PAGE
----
What To Do if Your Coaching Client Wants To Quit: 4 Easy Steps

By Toku

Don't panic: what to do when a coaching client says they want to quit

It’s morning. You wake up, pour your coffee, and sit down at your desk. Waiting for you in your inbox is an email from one of your clients telling you that they think your work together has come to an end. 

You feel a sense of shock and surprise. Maybe some part of you knew this was coming. But even though you knew the work had been challenging, the reality of this situation sinks in. 

As your mind starts to reel you feel a desire to shoot back a quick reply. 
You think about offering a discount, more time with you, or something else. 
You wonder if they’ll want a refund for the work you’ve already done. 
You feel groundless, uncertain, and maybe you even doubt if you should be in business at all. 

The truth is that clients quit. 
They do it all the time. 

As a transformational coach, my client’s wanting to quit is often a sign that the work we’re doing is powerful. That the client is on their edge and on the cusp of creating a lasting change in their lives. 

When this kind of change shows up the desire to turn back can be strong. 

Most of the time I’m able to work with a client to keep them engaged and focused on what they want and what’s in the way. 

But sometimes client’s just quit. And when that happens there’s usually nothing I can do about it. They’ve made a choice and they aren’t interested in getting supported to find a way through.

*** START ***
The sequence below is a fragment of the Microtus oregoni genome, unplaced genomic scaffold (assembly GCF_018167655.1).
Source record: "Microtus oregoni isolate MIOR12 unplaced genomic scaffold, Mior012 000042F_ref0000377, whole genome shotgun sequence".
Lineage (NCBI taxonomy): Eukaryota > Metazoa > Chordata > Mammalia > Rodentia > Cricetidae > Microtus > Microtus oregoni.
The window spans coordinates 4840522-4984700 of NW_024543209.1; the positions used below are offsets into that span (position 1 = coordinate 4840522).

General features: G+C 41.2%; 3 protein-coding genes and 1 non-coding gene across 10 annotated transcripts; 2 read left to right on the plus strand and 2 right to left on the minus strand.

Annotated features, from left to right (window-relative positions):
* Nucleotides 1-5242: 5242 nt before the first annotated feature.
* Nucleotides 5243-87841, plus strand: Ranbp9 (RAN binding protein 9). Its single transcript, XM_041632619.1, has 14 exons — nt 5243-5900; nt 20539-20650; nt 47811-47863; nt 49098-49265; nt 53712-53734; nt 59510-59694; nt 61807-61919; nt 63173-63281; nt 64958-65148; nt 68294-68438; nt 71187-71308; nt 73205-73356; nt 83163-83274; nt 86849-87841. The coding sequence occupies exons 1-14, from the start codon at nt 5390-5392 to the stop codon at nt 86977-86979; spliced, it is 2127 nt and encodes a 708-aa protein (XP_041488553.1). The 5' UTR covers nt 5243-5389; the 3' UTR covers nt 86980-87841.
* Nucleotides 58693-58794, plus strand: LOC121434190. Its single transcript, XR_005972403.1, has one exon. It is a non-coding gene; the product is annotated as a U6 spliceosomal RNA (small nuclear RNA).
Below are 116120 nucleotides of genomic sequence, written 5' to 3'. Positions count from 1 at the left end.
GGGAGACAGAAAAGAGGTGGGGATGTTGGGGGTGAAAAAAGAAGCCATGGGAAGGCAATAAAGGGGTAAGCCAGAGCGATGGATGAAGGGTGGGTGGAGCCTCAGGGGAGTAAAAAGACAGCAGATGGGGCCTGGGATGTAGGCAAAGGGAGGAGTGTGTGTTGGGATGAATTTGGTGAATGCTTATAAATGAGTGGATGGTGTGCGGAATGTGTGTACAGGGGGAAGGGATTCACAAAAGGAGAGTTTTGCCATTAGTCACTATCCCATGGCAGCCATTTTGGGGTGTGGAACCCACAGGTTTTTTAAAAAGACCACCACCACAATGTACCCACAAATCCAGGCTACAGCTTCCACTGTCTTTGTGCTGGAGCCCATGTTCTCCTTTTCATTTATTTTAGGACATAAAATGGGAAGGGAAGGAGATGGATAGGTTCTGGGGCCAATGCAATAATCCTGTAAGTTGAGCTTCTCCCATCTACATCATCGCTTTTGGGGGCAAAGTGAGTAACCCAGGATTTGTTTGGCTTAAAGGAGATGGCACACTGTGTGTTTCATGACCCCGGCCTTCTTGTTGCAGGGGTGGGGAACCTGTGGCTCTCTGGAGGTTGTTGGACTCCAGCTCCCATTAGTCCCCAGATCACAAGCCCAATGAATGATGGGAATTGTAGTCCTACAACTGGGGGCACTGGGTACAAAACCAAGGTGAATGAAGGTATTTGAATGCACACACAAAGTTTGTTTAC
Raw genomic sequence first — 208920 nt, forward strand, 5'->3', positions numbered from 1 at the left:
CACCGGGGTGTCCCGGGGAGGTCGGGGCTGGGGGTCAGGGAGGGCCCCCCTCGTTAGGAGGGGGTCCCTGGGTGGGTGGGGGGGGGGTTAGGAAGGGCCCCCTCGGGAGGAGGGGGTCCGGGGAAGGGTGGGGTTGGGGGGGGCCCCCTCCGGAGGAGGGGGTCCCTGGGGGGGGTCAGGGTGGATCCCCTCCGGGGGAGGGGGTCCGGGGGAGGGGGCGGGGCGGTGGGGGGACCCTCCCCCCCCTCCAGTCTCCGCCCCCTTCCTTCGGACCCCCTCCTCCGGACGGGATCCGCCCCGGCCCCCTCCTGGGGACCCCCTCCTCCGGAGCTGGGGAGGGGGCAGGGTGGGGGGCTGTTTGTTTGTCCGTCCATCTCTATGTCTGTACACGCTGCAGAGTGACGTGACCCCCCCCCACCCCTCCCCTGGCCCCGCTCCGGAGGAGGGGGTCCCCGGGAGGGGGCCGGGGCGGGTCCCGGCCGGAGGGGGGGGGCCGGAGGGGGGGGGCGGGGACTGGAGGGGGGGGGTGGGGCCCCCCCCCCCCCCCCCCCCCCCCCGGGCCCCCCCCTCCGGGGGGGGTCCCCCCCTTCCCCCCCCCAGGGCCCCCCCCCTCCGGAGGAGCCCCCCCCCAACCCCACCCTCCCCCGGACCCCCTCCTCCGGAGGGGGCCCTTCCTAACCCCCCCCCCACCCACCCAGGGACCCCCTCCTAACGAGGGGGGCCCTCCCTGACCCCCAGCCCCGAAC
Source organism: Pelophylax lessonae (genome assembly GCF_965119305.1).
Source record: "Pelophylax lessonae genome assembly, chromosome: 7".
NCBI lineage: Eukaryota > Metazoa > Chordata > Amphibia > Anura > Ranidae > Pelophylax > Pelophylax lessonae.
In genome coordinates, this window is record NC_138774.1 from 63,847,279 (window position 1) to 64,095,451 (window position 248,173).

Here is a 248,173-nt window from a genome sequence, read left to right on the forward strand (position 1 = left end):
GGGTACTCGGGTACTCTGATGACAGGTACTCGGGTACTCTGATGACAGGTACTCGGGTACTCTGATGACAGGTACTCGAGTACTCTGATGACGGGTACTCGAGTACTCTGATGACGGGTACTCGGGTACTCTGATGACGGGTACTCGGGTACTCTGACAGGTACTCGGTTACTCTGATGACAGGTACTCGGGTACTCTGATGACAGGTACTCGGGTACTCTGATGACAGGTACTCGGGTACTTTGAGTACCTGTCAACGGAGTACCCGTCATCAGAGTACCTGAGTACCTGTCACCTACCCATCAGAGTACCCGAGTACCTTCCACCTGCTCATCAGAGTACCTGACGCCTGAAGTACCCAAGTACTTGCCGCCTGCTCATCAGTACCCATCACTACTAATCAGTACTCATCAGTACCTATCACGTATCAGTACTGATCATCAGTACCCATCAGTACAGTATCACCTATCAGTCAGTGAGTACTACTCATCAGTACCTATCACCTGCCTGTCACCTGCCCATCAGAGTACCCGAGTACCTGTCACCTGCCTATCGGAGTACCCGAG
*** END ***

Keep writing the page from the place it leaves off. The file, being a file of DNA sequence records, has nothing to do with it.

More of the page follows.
When that happens I follow four simple steps. 

These four simple steps have helped me navigate the most challenging situations I’ve ever encountered as a coach. And I hope might help you navigate them as well. 

Step 1 – Pause

The #1 mistake I’ve made in responding to someone who wants to quit is responding too quickly. In the moments after getting an email or hearing on a call a client wants to complete early, I’m usually emotional. I could be upset, disappointed, frustrated, sad, or even angry. 

This isn’t the time to respond. Two emotional people talking to each other are much more likely to misunderstand one another, so the first thing I do is pause. I let myself feel what I’m feeling. I reach out to my coach or someone that I know can support me and talk the situation through. I let myself be heard and get some outside perspective. 

This makes sure that when I do respond it’s from the most grounded place possible. 

Step 2 – Take responsibility

Even if the reason the client is unhappy is 99.9% on them there is always a place you can find to be responsible. Maybe you said one thing and the client heard another, you can choose to be responsible for what they heard. Maybe you tried your best to make the client happy but no matter what you did they didn’t like your work, you can be responsible for their dissatisfaction. 

Our natural tendency is to defend ourselves and our work when we feel attacked, but defensiveness only invites more attacks or defense. If a client is being rude or unkind, set a boundary, but if not look for where you can be responsible. Don’t blame yourself (blame never makes anything better) but instead try to regain your sense of power and center. If you can find where you can be responsible you can find the place where you have some choice.